Best Tips For Macro Flash Photography – cubeixnews

Best Tips For Macro Flash Photography

In macro photography, getting enough light on your subject can be difficult.

If you shoot at a low f-stop number like f/1.8, you’ll have a very thin depth of field in your images. Your photographs might look out of focus and blurry.

The solution to this is using a macro flash. A simple portable flash like a Speed lite can open up a whole new world for you when it comes to macro lighting.

What Makes Macro Photography Different?

A macro lens gives you the ability to shoot with short focusing distances. This allows you to take sharp photos of small subjects, like insects, or the stamen of a flower.

A true macro lens has a magnification ratio of 1:1 or greater. The focusing distance is around 30cm. This means that the ratio of the subject on the size of the sensor plane is as large as your subject, or larger.

Keep in mind that your macro lens will behave differently on a camera with a cropped sensor than on one with a full-frame. A 60mm lens on a camera with a cropped sensor will give you a focal length of around 80mm.

On a full-frame camera, the lens will function at its stated focal length. A 100mm lens gives you a 100mm focal length.

The most important thing to understand is that with macro photography, you get a”thinner” depth-of-field.

Depth-of-field is the difference between the nearest and farthest objects that are acceptably in focus. Your depth-of-field is thinner the shorter your distance is from your subject. This means that less is in focus.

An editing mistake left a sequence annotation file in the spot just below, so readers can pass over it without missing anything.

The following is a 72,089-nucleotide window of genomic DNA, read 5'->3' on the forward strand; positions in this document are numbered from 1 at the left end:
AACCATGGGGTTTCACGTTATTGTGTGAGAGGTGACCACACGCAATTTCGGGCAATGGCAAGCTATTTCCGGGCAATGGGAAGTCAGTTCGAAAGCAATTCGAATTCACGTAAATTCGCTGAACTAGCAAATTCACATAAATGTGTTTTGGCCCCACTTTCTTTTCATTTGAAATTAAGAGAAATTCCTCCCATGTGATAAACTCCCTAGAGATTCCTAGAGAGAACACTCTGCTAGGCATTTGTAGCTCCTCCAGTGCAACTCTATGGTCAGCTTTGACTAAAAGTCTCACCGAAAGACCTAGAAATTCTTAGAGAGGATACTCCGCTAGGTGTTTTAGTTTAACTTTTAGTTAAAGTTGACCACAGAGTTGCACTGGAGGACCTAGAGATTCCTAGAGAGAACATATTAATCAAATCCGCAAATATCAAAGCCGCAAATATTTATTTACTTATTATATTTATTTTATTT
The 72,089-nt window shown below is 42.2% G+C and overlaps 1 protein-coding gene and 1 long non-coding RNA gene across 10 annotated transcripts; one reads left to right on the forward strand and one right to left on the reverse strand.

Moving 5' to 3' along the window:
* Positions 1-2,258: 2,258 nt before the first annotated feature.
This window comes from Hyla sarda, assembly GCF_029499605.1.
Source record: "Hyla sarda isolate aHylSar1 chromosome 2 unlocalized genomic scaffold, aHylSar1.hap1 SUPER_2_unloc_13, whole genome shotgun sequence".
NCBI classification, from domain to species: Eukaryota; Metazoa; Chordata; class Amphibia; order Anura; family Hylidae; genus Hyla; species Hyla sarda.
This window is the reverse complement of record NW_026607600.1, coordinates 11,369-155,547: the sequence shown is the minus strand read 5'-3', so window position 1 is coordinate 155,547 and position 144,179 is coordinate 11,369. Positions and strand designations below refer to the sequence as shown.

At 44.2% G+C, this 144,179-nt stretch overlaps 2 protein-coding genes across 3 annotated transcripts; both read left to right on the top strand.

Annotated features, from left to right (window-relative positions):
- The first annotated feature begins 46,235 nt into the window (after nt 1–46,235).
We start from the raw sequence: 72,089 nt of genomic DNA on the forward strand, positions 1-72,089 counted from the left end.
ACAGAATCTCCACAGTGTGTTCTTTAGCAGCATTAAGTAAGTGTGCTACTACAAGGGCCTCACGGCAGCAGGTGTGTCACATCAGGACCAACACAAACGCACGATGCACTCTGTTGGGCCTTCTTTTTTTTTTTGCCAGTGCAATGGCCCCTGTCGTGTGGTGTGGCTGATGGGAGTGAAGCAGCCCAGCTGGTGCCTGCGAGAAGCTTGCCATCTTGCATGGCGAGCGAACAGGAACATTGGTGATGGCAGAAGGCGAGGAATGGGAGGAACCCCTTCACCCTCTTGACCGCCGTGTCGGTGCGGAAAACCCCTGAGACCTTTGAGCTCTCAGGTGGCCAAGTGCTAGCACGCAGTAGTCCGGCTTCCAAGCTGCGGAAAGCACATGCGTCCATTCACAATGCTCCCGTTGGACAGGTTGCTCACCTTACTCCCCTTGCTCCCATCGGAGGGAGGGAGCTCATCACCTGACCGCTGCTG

Some of your subject may not be in focus enough, requiring you to shoot at higher f/stops, like f/9 or f/11. The result is that less light will enter your lens.

This is where a macro flash comes in to save the day.

Use a Ring Flash for Even Macro Lighting

A ring flash is perfect for macro lighting. It works differently than studio lighting or a Speedlight because it fits around your lens. This allows the light to spread out evenly around your subject area.

If you’ve ever used the built-in flash on a camera, you know how harsh the light can look in photographs.

Because it’s such a small light source, the on-camera flash emits very hard light. Since the light is directed toward your subject, it can be unflattering.

The light from a ring flash is even. It creates a soft, diffused look that is suitable for many lighting scenarios in macro photography.

Understand the Lighting Position

When you have a Speedlight attached to your camera, the light is coming from the front. This isn’t the ideal direction to best flatter the subject.

With photography, it’s not just about enough light, but also the direction of light. You can have a lot of control over your direction of light with a Speedlight mounted to a stand. If it’s attached to the front of your camera, the front lighting can look on your subject.

For example, I shoot a lot of food and still life. In these cases, the light looks best if it’s coming from the side or somewhere from the back.

Front lighting is flat and lacks dimension, with a lack of the shadows that make a photo interesting.

When light is behind the subject, it emphasizes texture and enhances properties, like raindrops.

It’s important to understand how your choice of lighting position affects your results. The next time you shoot, play around with different lighting directions and see how it affects your image.